Theresa May’s premiership remains in peril
- Prime Minister Theresa May has suffered the most perilous week of her premiership.
- After suffering numerous resignations and a parliamentary defeat, May’s party remains on the brink of a challenge against her.
- Conservative MPs are under pressure not to risk a Jeremy Corbyn government.
- But as May heads towards Brexit, her grip on power is at its most fragile yet.
LONDON — “We’ve looked into the abyss in the last few days and we’ve all got a decision about what to do.”
These are the words of Conservative MP, Simon Clarke, as he stands in a wood-lined corridor inside the UK Houses of Parliament on Wednesday evening. He is surrounded by about 20 political journalists, after having just confronted Prime Minister Theresa May about her leadership of the party.
Just moments before, May had emerged from a private meeting with Clarke and dozens of other Conservative MPs having sought to reassure them that she is still fit to lead them after what has been the most chaotic and perilous week of her leadership so far.
In recent days the prime minister has lost two senior members of her Cabinet plus multiple ministers and junior government aides, who all resigned in protest over her handling of Brexit.
In the hours before the meeting, her former foreign secretary delivered a withering assessment of her leadership to the House of Commons, accusing her of pursuing “Brexit in Name Only” and suggesting a “fog of uncertainty” has descended over her premiership.
The darkest moment of all for May came on Tuesday night when her government lost one vote on Brexit legislation and only narrowly defeated another amendment on staying in a customs union with the EU, which had it passed, would have almost certainly triggered a vote of no confidence in her leadership and ultimately a general election.
For Clarke, it has been a painful and emotional few days.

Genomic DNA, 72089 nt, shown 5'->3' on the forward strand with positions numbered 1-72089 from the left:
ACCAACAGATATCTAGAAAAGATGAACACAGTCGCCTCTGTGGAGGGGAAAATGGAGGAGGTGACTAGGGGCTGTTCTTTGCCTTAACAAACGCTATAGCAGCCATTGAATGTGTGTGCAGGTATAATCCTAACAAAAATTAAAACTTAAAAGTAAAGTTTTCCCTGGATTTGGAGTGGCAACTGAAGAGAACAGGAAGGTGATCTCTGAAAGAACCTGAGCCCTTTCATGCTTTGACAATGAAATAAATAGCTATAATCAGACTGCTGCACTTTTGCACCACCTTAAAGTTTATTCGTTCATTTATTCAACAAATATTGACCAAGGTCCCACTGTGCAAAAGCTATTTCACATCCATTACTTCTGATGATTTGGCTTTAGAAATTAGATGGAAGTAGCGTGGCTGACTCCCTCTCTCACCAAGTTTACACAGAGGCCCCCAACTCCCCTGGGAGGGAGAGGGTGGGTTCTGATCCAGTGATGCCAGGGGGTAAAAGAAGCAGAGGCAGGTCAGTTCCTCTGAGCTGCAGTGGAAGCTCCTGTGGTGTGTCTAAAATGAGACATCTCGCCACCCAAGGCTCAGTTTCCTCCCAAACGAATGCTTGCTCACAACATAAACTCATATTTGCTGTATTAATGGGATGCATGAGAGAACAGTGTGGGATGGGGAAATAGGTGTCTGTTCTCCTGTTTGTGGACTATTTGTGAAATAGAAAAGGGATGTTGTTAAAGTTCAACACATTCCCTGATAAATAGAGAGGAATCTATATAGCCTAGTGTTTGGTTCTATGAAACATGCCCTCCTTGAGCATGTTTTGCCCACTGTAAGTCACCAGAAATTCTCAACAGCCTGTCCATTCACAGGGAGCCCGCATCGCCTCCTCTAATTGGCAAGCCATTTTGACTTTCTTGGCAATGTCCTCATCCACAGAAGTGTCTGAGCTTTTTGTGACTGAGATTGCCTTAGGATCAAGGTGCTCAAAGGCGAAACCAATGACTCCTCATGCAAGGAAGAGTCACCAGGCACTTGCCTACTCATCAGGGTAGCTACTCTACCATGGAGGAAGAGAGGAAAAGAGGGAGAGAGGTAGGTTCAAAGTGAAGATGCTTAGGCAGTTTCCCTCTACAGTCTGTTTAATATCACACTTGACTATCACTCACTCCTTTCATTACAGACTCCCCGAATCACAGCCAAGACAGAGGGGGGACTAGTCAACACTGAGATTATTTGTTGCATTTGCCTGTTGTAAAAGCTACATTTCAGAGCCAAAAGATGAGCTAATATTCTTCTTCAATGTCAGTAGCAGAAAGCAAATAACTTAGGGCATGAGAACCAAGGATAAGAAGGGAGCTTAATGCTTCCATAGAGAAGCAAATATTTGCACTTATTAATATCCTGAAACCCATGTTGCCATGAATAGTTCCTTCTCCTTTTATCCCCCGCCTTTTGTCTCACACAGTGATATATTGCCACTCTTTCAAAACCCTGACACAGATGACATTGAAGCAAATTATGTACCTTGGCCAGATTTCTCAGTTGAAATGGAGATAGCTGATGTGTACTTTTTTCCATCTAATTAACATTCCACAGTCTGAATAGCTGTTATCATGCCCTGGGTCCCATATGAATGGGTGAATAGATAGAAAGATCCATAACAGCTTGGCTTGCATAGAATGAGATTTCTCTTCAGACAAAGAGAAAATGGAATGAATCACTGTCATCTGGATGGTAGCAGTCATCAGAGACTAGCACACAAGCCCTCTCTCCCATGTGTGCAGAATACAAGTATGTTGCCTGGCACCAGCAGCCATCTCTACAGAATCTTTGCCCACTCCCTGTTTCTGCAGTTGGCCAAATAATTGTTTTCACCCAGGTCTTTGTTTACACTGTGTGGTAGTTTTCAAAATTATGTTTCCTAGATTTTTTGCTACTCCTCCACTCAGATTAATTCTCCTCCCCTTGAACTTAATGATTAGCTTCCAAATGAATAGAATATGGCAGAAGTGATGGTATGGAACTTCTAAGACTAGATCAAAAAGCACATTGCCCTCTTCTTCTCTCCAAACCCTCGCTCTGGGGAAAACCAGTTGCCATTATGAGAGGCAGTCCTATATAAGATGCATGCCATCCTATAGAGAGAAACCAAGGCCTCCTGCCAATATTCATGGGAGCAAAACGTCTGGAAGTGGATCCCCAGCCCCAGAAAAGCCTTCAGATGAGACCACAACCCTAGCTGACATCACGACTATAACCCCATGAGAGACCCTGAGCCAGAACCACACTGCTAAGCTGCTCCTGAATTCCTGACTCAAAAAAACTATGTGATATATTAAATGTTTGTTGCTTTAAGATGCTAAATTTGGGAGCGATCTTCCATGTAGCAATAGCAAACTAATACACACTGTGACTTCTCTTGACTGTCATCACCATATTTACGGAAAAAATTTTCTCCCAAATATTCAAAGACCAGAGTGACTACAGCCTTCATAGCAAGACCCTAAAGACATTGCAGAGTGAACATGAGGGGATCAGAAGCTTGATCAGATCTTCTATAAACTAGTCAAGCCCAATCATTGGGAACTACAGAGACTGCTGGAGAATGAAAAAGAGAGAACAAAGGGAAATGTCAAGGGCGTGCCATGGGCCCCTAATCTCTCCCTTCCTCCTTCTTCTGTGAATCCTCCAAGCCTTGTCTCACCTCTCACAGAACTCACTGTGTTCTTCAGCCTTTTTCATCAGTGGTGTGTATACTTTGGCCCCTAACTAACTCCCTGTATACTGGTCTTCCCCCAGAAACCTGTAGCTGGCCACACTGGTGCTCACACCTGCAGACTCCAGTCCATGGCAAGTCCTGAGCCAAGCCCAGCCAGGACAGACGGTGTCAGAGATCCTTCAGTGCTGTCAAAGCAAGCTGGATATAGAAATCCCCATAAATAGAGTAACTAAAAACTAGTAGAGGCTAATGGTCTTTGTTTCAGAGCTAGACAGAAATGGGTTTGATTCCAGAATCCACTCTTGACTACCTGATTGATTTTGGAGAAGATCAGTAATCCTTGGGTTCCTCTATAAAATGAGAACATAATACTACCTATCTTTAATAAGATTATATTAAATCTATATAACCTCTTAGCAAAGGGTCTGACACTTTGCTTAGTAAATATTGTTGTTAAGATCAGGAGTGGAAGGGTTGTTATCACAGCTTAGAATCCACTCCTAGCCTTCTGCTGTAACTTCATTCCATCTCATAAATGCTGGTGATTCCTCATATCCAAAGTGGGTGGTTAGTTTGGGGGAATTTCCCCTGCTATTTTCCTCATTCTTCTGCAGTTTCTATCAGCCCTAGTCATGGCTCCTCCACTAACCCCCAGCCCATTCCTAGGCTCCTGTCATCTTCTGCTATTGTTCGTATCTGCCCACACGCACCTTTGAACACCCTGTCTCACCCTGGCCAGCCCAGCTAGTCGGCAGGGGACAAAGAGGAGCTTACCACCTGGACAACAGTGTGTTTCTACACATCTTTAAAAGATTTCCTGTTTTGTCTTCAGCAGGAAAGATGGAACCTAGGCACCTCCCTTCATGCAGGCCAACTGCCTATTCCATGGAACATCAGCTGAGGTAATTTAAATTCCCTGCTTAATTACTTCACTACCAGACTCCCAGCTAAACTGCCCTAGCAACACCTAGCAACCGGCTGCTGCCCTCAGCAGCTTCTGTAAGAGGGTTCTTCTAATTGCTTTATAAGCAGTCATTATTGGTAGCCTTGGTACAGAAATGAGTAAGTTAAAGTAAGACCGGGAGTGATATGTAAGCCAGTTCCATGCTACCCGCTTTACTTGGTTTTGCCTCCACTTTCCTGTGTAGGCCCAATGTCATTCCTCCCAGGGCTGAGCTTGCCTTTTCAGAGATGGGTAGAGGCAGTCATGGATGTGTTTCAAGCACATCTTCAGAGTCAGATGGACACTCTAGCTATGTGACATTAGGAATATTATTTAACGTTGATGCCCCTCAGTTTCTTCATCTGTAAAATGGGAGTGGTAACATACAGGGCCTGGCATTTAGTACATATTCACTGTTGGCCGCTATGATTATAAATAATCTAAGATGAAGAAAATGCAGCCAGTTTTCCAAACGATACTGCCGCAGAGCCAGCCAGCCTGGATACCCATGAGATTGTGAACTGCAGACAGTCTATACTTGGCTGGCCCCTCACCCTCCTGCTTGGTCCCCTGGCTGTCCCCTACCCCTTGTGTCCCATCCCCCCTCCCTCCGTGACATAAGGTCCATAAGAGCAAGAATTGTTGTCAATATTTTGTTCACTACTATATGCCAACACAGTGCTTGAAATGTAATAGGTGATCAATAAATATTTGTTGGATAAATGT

Theresa May alongside her Chancellor Philip Hammond and the former Foreign Secretary Boris Johnson.
“It has brought the Conservative party to breaking point frankly,” he told assembled journalists.
“We’re looking into the abyss… I looked around the chamber after we lost that vote and it is a horrible feeling. It’s a blow in the stomach for all of us.”
Clarke is one of around 40 Conservative MPs who had submitted a letter calling for a no-confidence vote in May. This number is perilously close to the 48 that is required to trigger a leadership challenge and in recent days government whips have been pressuring MPs such as Clarke to withdraw their letters.
Among the tactics used by whips has been to warn MPs that any threat to May would lead to a general election. After suffering what was a truly disastrous campaign in 2017 when May lost her parliamentary majority and came perilously close to allowing Labour leader Jeremy Corbyn into Downing Street, many Conservative MPs are understandably reluctant to risk another election so soon.
“The threat of a Corbyn government or of no Brexit at all has to be borne in mind,” Clarke explains.
“A Conservative civil war is not where we want to be at this time.”
For Clarke, the Corbyn threat has worked. After May addressed her MPs, Clarke stood up and told the prime minister that he had decided to withdraw his letter calling for a vote of no confidence in her.